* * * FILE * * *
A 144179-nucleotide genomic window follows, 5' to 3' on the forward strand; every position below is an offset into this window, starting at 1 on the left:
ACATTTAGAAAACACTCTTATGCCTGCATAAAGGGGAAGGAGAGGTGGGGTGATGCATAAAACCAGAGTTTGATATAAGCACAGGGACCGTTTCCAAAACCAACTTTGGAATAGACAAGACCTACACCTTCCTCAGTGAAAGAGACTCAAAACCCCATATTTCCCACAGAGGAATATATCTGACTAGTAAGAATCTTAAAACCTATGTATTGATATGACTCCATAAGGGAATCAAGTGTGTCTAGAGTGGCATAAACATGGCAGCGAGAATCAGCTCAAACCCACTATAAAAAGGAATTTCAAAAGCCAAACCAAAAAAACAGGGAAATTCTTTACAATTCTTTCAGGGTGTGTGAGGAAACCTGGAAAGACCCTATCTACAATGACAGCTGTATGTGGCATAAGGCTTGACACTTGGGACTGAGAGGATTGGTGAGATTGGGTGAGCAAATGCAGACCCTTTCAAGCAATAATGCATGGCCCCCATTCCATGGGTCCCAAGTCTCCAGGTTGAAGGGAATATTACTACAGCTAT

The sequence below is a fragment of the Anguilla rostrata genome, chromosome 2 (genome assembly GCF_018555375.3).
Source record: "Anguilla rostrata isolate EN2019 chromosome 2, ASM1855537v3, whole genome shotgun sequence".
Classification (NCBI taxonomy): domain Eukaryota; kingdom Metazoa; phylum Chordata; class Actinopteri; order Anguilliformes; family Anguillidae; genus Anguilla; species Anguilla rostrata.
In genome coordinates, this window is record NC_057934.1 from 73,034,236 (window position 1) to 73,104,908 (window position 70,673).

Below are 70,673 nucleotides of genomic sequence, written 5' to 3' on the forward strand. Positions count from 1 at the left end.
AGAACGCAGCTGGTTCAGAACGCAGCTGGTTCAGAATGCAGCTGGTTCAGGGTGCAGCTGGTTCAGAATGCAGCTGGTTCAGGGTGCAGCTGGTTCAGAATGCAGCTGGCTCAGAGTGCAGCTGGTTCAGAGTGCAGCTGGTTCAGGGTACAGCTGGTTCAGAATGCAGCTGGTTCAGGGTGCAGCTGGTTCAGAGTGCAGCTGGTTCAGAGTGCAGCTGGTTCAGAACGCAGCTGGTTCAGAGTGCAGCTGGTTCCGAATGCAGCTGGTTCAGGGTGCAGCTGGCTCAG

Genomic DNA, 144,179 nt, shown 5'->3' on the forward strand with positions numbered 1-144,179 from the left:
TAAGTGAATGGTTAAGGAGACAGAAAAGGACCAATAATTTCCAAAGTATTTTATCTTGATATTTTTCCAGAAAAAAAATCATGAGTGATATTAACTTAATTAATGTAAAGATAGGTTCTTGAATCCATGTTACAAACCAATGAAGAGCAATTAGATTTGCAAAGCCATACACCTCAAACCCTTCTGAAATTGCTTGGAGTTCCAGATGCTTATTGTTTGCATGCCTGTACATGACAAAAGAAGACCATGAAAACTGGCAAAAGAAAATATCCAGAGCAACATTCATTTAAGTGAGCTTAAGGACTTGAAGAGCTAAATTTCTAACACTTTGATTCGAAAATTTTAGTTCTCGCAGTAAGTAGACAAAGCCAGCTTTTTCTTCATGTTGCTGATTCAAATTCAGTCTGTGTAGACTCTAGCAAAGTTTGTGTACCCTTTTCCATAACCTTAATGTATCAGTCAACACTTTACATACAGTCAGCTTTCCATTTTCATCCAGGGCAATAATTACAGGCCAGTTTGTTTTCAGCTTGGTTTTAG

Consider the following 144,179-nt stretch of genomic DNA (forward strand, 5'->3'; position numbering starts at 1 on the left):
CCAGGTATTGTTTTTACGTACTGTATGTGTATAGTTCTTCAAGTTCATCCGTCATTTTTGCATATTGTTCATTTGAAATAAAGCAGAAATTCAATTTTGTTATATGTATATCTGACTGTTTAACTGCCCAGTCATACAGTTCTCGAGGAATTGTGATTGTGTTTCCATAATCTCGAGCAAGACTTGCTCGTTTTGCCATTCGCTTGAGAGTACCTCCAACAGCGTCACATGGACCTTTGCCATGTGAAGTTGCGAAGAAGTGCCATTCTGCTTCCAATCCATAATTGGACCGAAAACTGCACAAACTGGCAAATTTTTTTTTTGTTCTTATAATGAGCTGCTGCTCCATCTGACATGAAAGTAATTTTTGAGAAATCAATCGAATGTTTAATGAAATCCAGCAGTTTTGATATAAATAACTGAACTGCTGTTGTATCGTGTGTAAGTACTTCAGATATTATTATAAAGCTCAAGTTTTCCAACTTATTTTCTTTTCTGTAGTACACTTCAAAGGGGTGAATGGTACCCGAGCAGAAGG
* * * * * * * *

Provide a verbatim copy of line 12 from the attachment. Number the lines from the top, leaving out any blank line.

CCAGGTATTGTTTTTACGTACTGTATGTGTATAGTTCTTCAAGTTCATCCGTCATTTTTGCATATTGTTCATTTGAAATAAAGCAGAAATTCAATTTTGTTATATGTATATCTGACTGTTTAACTGCCCAGTCATACAGTTCTCGAGGAATTGTGATTGTGTTTCCATAATCTCGAGCAAGACTTGCTCGTTTTGCCATTCGCTTGAGAGTACCTCCAACAGCGTCACATGGACCTTTGCCATGTGAAGTTGCGAAGAAGTGCCATTCTGCTTCCAATCCATAATTGGACCGAAAACTGCACAAACTGGCAAATTTTTTTTTTGTTCTTATAATGAGCTGCTGCTCCATCTGACATGAAAGTAATTTTTGAGAAATCAATCGAATGTTTAATGAAATCCAGCAGTTTTGATATAAATAACTGAACTGCTGTTGTATCGTGTGTAAGTACTTCAGATATTATTATAAAGCTCAAGTTTTCCAACTTATTTTCTTTTCTGTAGTACACTTCAAAGGGGTGAATGGTACCCGAGCAGAAGG